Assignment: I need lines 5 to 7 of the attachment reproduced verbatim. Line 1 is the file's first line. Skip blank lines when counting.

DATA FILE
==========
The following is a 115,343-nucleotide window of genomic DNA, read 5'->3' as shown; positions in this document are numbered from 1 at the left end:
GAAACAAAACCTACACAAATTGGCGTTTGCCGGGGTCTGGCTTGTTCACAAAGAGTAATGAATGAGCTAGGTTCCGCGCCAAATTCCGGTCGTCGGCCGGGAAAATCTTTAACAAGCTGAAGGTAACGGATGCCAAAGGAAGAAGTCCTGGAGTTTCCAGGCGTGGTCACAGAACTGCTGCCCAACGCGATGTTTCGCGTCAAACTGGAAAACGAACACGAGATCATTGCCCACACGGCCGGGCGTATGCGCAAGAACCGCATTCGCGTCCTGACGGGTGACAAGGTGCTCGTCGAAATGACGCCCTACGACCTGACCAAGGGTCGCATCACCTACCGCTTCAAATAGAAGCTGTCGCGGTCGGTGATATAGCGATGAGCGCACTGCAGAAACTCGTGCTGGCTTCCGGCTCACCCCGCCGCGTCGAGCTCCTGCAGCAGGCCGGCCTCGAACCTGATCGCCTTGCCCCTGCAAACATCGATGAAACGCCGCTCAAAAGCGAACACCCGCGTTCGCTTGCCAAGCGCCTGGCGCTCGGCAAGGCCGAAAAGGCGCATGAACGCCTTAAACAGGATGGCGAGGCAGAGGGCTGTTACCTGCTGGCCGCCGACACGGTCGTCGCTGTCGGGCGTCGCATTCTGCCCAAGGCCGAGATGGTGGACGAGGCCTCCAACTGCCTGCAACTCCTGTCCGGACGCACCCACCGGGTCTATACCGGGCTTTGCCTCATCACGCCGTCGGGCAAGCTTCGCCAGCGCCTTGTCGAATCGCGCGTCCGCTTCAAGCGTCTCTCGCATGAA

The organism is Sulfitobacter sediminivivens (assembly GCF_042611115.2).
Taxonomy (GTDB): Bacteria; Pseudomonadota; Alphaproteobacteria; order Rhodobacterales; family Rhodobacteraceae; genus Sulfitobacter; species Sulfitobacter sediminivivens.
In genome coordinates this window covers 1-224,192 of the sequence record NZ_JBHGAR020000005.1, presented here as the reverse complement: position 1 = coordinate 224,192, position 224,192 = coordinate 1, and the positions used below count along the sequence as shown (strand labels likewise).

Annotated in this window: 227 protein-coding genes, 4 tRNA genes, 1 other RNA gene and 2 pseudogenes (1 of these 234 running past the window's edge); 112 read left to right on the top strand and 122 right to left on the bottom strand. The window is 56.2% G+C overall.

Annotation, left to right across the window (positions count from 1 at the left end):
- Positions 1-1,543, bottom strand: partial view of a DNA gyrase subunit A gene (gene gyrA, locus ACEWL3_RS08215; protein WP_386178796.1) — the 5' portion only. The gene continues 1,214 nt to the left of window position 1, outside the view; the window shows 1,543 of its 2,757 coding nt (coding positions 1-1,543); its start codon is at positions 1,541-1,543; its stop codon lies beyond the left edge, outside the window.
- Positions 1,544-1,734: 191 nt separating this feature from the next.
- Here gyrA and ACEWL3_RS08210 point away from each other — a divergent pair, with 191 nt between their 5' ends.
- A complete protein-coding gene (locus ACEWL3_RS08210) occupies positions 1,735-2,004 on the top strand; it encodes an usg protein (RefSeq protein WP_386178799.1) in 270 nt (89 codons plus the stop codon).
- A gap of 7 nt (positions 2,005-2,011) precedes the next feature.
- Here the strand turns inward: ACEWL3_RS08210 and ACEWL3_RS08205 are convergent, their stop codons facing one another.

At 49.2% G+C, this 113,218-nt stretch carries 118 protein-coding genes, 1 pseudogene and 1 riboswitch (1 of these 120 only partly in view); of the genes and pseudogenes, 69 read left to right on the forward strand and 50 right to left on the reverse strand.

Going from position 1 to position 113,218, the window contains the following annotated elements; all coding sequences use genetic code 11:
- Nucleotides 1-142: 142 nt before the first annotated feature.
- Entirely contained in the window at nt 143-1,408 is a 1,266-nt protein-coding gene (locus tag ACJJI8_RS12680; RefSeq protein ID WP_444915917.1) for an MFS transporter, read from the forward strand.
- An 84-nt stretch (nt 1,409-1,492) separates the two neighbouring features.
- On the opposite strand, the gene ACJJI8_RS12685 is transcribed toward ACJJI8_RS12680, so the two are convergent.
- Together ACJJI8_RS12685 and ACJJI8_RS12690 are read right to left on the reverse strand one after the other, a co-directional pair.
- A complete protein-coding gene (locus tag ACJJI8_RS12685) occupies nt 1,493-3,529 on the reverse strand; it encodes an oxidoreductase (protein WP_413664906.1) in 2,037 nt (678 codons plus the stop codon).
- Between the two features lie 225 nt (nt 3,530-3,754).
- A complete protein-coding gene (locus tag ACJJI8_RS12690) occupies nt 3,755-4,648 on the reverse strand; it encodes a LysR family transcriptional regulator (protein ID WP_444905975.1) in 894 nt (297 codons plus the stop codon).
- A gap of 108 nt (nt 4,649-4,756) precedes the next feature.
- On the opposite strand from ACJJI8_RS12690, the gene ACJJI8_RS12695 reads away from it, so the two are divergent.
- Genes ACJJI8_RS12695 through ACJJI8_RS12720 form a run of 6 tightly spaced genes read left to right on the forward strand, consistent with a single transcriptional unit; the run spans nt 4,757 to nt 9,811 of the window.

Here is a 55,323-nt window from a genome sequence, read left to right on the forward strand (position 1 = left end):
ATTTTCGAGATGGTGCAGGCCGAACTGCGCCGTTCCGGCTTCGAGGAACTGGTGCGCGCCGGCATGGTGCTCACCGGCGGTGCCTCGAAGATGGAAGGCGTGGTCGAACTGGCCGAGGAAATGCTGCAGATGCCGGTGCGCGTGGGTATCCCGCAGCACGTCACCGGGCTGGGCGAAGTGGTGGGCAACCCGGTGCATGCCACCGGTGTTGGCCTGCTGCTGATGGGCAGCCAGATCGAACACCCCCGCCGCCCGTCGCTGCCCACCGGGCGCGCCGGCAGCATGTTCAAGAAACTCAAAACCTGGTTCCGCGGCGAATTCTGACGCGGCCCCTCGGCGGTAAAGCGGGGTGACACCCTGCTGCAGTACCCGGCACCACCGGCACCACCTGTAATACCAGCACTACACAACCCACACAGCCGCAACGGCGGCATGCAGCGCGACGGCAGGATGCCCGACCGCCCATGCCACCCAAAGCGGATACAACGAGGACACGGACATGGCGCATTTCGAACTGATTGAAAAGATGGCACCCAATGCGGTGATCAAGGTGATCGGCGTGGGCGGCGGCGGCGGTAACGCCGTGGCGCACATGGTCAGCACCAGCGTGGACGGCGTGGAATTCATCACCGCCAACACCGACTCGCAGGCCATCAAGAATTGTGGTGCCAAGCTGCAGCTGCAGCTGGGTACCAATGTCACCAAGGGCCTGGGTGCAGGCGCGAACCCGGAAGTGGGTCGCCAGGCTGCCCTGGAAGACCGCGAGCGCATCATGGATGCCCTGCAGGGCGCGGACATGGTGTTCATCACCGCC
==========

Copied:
In genome coordinates this window covers 1-224,192 of the sequence record NZ_JBHGAR020000005.1, presented here as the reverse complement: position 1 = coordinate 224,192, position 224,192 = coordinate 1, and the positions used below count along the sequence as shown (strand labels likewise).

Annotated in this window: 227 protein-coding genes, 4 tRNA genes, 1 other RNA gene and 2 pseudogenes (1 of these 234 running past the window's edge); 112 read left to right on the top strand and 122 right to left on the bottom strand. The window is 56.2% G+C overall.

Annotation, left to right across the window (positions count from 1 at the left end):